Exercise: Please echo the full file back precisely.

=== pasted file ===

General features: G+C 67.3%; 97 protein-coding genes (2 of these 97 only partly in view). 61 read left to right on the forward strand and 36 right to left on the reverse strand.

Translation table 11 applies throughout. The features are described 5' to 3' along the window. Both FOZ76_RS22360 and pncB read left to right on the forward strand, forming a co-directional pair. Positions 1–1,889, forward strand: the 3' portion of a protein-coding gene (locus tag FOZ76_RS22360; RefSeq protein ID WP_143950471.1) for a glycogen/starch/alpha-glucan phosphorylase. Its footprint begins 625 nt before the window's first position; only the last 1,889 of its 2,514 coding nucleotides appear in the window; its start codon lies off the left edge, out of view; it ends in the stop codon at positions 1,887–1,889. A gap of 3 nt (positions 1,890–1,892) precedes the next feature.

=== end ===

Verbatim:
General features: G+C 67.3%; 97 protein-coding genes (2 of these 97 only partly in view). 61 read left to right on the forward strand and 36 right to left on the reverse strand.

Translation table 11 applies throughout. The features are described 5' to 3' along the window. Both FOZ76_RS22360 and pncB read left to right on the forward strand, forming a co-directional pair. Positions 1–1,889, forward strand: the 3' portion of a protein-coding gene (locus tag FOZ76_RS22360; RefSeq protein ID WP_143950471.1) for a glycogen/starch/alpha-glucan phosphorylase. Its footprint begins 625 nt before the window's first position; only the last 1,889 of its 2,514 coding nucleotides appear in the window; its start codon lies off the left edge, out of view; it ends in the stop codon at positions 1,887–1,889. A gap of 3 nt (positions 1,890–1,892) precedes the next feature.